Being a new parent is exciting, but bringing the baby home from the hospital is just the first step. Now, you have to figure out how to take care of them for the next 18 years, or even the next 18 months! So, here are three things pediatricians and experienced moms think you need to know, courtesy of Parenting magazine.

  • About 20 years ago researchers discovered that putting babies down on their backs cut down on Sudden Infant Death Syndrome or SIDS. New parents: don’t freak out if your baby rolls over on their own in the middle of the night after five or six months. By the time babies are strong enough to turn themselves over, the risk of SIDS is lower. Parents should still put the baby down on their backs, but what the baby does after that is up to the baby.
  • Now, let’s talk about what should and shouldn’t be in the crib. Those big cushy bumpers that soften the edges are a waste of money and a huge hazard because they can suffocate the baby. Don’t buy them. The American Association of Pediatricians recommends putting nothing in the crib for the first year. After that, stuffed animals and toys are okay as long as the toys are smaller than the baby’s head and have no removable parts.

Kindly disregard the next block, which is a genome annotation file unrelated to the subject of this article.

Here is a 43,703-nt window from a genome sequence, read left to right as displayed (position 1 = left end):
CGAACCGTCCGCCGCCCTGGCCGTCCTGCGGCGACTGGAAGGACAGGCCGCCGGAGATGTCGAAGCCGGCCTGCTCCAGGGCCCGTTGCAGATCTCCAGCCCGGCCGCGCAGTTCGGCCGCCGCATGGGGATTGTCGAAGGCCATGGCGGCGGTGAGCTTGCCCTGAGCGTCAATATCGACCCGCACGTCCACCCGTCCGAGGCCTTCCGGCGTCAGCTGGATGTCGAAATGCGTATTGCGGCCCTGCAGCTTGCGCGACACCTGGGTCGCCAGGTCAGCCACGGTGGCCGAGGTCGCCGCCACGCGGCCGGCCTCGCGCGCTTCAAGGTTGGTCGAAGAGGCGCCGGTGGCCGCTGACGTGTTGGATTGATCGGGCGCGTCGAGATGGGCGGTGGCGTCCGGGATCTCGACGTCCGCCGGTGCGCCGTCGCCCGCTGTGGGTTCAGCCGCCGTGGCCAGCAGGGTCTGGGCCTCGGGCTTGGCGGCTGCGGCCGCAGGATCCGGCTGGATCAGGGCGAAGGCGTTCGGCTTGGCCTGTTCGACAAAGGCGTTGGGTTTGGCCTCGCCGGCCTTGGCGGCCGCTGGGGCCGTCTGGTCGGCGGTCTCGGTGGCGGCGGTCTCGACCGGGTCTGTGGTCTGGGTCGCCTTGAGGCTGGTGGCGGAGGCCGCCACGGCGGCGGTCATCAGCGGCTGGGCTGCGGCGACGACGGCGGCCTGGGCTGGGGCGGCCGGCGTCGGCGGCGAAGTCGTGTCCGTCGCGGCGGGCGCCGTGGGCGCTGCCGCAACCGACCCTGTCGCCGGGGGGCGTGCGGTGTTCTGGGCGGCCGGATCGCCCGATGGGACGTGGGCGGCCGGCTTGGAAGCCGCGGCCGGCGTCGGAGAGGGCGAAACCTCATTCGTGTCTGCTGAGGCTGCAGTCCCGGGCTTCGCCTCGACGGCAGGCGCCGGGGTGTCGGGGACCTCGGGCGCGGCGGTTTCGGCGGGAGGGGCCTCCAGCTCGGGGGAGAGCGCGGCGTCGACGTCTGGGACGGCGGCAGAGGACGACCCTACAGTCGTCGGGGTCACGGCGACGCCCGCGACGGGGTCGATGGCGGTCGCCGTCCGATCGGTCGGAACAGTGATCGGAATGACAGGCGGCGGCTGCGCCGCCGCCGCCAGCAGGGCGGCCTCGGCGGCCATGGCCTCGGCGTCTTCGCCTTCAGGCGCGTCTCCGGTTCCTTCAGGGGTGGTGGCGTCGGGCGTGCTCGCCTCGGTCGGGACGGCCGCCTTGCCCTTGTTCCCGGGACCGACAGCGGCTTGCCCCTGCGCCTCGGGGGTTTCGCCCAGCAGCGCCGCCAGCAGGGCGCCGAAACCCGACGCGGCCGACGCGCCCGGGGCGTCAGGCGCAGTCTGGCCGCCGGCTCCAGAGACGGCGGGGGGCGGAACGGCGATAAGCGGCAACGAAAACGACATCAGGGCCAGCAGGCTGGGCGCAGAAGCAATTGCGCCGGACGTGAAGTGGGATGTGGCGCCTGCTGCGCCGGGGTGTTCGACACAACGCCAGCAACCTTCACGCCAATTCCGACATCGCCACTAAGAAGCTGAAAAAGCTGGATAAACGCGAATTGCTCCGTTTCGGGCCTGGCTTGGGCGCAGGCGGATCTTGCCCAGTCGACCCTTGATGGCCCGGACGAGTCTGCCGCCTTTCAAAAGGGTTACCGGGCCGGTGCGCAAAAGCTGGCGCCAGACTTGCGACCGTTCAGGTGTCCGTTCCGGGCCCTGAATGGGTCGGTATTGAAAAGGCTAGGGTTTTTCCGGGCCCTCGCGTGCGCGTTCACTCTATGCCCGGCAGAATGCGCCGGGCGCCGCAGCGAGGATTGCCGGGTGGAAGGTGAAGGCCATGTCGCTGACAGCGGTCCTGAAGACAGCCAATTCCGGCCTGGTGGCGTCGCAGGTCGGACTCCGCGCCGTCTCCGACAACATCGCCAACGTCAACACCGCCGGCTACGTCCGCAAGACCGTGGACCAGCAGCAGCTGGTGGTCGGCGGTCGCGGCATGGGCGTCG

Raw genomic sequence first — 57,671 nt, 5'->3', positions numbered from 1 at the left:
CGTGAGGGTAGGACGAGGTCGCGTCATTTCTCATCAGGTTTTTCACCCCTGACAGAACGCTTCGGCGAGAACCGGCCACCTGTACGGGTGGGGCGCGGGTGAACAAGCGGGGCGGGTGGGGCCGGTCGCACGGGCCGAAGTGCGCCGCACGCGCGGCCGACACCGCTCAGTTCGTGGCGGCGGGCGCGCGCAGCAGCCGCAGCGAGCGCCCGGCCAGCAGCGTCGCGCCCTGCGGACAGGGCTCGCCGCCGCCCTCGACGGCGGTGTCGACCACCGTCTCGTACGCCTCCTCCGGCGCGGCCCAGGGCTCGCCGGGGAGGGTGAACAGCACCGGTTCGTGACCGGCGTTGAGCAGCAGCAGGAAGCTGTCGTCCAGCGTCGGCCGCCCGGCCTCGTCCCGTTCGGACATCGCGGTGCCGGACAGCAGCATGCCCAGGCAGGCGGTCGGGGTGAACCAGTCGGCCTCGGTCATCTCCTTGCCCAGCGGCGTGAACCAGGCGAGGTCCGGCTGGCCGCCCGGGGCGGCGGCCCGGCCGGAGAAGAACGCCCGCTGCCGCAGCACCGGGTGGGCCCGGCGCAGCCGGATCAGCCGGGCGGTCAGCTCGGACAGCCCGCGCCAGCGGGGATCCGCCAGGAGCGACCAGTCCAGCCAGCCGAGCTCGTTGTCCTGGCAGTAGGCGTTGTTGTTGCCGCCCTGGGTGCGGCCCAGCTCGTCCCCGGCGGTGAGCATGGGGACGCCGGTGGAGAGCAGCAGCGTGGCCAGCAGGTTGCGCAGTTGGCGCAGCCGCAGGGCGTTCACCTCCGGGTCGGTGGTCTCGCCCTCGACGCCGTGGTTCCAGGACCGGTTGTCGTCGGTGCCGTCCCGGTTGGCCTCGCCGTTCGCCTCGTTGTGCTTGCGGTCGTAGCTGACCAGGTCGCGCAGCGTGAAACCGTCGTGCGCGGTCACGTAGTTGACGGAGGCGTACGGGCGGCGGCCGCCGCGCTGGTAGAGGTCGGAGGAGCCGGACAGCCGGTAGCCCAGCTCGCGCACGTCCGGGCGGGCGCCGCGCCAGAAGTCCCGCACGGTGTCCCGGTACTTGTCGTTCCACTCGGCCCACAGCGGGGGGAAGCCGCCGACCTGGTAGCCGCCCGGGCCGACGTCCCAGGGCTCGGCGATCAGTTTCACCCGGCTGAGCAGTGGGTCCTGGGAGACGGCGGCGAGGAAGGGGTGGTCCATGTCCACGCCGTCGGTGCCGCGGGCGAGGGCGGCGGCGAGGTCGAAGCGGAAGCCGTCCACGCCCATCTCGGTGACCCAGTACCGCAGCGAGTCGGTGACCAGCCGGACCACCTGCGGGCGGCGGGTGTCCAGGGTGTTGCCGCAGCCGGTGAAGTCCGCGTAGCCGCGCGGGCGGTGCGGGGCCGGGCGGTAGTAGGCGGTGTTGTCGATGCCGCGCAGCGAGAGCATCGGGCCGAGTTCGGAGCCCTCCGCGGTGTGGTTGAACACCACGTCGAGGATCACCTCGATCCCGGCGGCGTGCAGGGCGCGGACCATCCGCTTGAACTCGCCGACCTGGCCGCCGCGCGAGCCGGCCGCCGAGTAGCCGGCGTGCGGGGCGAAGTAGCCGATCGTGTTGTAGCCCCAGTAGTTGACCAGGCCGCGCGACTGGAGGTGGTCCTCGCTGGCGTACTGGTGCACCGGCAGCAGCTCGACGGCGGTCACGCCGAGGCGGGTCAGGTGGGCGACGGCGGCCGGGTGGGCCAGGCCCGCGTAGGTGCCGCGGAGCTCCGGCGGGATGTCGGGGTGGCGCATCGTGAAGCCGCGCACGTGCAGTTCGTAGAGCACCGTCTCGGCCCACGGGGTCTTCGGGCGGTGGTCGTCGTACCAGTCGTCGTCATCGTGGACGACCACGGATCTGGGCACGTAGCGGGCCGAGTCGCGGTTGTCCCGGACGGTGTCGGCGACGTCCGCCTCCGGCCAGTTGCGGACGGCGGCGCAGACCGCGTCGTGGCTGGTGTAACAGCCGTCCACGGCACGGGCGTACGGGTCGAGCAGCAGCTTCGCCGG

• The last thing parents and pediatricians think you need to know is when to start feeding the baby anything other than breast milk. Pediatrician Jennifer Roche says, after about nine months you can start giving the baby bready foods. Just make sure the pieces are the size of your pinky nail so they can’t choke. Babies can eat dairy foods like yogurt or cheese after six months, but make sure it’s made of pasteurized, whole milk. Don’t go with low-fat products because babies need the extra fat for brain development. Never give a baby actual cow’s milk until they turn one! Cow’s milk has too much protein for the baby to handle and not enough of the vitamins and minerals the baby needs to develop properly.